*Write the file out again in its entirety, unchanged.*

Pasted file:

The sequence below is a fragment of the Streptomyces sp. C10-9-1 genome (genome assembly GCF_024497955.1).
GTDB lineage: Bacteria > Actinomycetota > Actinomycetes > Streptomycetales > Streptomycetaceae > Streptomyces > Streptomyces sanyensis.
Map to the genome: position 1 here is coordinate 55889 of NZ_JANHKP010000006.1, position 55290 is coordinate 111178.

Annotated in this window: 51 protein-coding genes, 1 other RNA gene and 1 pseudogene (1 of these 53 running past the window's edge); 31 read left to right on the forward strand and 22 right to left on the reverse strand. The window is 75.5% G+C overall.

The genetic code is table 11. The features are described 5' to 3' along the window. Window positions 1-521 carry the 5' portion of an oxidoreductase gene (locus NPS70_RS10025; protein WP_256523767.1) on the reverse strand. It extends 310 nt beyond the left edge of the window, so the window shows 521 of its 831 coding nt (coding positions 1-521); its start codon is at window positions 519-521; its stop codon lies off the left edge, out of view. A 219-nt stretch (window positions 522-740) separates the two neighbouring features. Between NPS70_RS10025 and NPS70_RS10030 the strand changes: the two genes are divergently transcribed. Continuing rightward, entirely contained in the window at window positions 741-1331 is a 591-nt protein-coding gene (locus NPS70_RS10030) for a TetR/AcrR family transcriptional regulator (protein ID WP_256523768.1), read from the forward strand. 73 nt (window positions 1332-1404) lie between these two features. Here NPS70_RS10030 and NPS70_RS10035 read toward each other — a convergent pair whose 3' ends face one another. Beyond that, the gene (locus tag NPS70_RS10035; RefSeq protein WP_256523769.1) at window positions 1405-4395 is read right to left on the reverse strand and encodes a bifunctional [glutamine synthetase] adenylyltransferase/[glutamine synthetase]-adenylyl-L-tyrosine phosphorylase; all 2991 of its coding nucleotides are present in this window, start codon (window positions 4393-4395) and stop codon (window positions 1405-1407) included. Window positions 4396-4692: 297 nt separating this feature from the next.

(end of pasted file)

The sequence below is a fragment of the Streptomyces sp. C10-9-1 genome (genome assembly GCF_024497955.1).
GTDB lineage: Bacteria > Actinomycetota > Actinomycetes > Streptomycetales > Streptomycetaceae > Streptomyces > Streptomyces sanyensis.
Map to the genome: position 1 here is coordinate 55889 of NZ_JANHKP010000006.1, position 55290 is coordinate 111178.

Annotated in this window: 51 protein-coding genes, 1 other RNA gene and 1 pseudogene (1 of these 53 running past the window's edge); 31 read left to right on the forward strand and 22 right to left on the reverse strand. The window is 75.5% G+C overall.

The genetic code is table 11. The features are described 5' to 3' along the window. Window positions 1-521 carry the 5' portion of an oxidoreductase gene (locus NPS70_RS10025; protein WP_256523767.1) on the reverse strand. It extends 310 nt beyond the left edge of the window, so the window shows 521 of its 831 coding nt (coding positions 1-521); its start codon is at window positions 519-521; its stop codon lies off the left edge, out of view. A 219-nt stretch (window positions 522-740) separates the two neighbouring features. Between NPS70_RS10025 and NPS70_RS10030 the strand changes: the two genes are divergently transcribed. Continuing rightward, entirely contained in the window at window positions 741-1331 is a 591-nt protein-coding gene (locus NPS70_RS10030) for a TetR/AcrR family transcriptional regulator (protein ID WP_256523768.1), read from the forward strand. 73 nt (window positions 1332-1404) lie between these two features. Here NPS70_RS10030 and NPS70_RS10035 read toward each other — a convergent pair whose 3' ends face one another. Beyond that, the gene (locus tag NPS70_RS10035; RefSeq protein WP_256523769.1) at window positions 1405-4395 is read right to left on the reverse strand and encodes a bifunctional [glutamine synthetase] adenylyltransferase/[glutamine synthetase]-adenylyl-L-tyrosine phosphorylase; all 2991 of its coding nucleotides are present in this window, start codon (window positions 4393-4395) and stop codon (window positions 1405-1407) included. Window positions 4396-4692: 297 nt separating this feature from the next.